Patience and perseverance may be needed to get some models to fly. There are a number of common causes for a model failing to fly, that beginners may not be aware of.
The first is that the thin flying wire has resistance and although you may have 12 volts at the pole end, the voltage is lost as it passes down the wire. You can end up with as little as 9 volts at the motor terminals. Ideally you should have a power supply greater than 12 volts, but the small motors (4550 & 4551) will fly with a 12 volt supply provided that the line length does not exceed 2 metres. Furthermore, it is essential that the transformer has an adequate current output. The current output must be at least the same as the motor you are using.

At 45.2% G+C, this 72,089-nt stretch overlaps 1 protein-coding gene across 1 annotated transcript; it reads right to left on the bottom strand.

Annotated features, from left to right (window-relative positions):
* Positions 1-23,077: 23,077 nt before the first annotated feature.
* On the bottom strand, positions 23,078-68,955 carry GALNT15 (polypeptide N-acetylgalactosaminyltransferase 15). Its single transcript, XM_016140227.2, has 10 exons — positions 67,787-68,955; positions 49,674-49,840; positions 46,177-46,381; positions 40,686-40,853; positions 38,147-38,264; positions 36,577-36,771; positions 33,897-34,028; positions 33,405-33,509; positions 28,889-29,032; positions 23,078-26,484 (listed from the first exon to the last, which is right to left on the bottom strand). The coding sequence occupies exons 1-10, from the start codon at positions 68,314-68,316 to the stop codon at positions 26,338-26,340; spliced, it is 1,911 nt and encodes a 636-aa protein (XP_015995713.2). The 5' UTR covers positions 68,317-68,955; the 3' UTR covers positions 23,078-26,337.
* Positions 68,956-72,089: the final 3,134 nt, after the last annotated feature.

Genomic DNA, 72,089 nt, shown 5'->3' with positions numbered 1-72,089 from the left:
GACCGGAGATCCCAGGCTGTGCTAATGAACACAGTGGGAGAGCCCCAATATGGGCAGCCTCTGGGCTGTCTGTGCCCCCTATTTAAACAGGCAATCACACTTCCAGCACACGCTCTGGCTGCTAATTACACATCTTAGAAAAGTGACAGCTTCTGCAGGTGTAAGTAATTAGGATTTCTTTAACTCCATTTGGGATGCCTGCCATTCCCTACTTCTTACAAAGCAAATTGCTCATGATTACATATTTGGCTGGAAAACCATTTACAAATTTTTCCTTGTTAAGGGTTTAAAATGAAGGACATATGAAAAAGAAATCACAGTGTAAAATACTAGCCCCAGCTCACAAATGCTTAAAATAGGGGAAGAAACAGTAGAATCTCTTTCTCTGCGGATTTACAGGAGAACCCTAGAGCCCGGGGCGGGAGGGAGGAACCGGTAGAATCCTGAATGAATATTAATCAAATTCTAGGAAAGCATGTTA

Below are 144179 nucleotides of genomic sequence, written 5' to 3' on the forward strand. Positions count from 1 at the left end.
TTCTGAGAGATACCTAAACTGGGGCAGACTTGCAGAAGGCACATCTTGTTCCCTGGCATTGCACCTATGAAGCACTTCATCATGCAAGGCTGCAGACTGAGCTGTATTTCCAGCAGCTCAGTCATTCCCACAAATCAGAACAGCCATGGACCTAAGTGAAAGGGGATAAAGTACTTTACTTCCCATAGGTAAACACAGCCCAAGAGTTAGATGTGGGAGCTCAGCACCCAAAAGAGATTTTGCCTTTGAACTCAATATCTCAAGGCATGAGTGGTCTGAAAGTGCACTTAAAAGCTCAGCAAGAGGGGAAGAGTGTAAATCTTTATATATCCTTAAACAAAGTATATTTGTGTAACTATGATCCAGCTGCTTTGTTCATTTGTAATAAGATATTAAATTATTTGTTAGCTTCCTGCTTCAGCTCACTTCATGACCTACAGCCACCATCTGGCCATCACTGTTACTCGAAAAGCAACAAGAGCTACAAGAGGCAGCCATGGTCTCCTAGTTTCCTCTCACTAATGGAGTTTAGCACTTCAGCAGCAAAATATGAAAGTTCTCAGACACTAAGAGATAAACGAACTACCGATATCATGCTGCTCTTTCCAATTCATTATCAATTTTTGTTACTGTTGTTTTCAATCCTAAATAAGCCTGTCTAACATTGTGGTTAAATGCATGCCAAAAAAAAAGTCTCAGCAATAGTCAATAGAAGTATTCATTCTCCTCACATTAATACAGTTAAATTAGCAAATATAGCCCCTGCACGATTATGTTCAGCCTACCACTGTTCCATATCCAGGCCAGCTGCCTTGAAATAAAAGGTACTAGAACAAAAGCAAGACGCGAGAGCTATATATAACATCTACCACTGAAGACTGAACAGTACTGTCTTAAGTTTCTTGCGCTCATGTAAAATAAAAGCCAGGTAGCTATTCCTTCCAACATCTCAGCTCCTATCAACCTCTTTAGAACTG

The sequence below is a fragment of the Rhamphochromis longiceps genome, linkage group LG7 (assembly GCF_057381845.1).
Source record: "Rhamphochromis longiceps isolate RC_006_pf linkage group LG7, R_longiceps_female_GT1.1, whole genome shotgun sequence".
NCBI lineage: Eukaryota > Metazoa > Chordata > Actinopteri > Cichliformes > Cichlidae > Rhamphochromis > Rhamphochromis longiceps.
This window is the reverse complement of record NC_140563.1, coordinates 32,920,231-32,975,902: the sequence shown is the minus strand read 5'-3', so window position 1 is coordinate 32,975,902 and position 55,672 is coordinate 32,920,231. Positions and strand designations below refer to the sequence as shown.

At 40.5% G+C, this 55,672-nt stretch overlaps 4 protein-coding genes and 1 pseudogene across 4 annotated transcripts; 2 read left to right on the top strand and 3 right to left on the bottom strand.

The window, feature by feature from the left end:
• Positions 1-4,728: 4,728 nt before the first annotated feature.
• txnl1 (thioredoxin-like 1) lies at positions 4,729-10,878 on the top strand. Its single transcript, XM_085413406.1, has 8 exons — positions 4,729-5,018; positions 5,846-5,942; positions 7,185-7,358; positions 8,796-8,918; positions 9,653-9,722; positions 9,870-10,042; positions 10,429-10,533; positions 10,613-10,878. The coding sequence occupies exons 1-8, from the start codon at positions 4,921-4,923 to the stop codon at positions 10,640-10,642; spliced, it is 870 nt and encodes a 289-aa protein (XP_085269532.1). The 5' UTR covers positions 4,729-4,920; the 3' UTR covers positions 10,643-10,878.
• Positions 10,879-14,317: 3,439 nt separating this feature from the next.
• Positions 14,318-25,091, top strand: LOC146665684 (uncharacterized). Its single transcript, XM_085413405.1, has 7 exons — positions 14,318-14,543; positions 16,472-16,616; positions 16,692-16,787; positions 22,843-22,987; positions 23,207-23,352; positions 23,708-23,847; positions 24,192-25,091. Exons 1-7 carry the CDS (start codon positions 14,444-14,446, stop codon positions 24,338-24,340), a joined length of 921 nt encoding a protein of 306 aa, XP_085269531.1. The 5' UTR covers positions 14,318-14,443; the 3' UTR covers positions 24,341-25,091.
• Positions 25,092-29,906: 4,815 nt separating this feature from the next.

If the model whizzes around the ground without taking off, then more up elevator should help (see also C of G below). If too much up elevator is given, then the model will fly much slower. This is where it climbs into the air but has not the power to continue to climb and then suddenly drops usually ending in a crash.
It might also be that the centre of gravity (C of G) is too far forward. In R.T.P. the C of G is much further forward than usual free flight models, it should be between the leading edge and one third chord back from the leading edge.
Flying outdoors modellers do not appreciate the effect of the wind. When the model is flying into the wind the air speed increases causing the model to climb. It then comes downwind flying with the wind, its air speed is considerably reduced causing the model to dive. As it comes round again into the wind it starts to climb again but higher than before, it then dives on the downwind until eventually crashing. To overcome this, you must ease up on the power as it comes into wind and then give it full power as it goes downwind.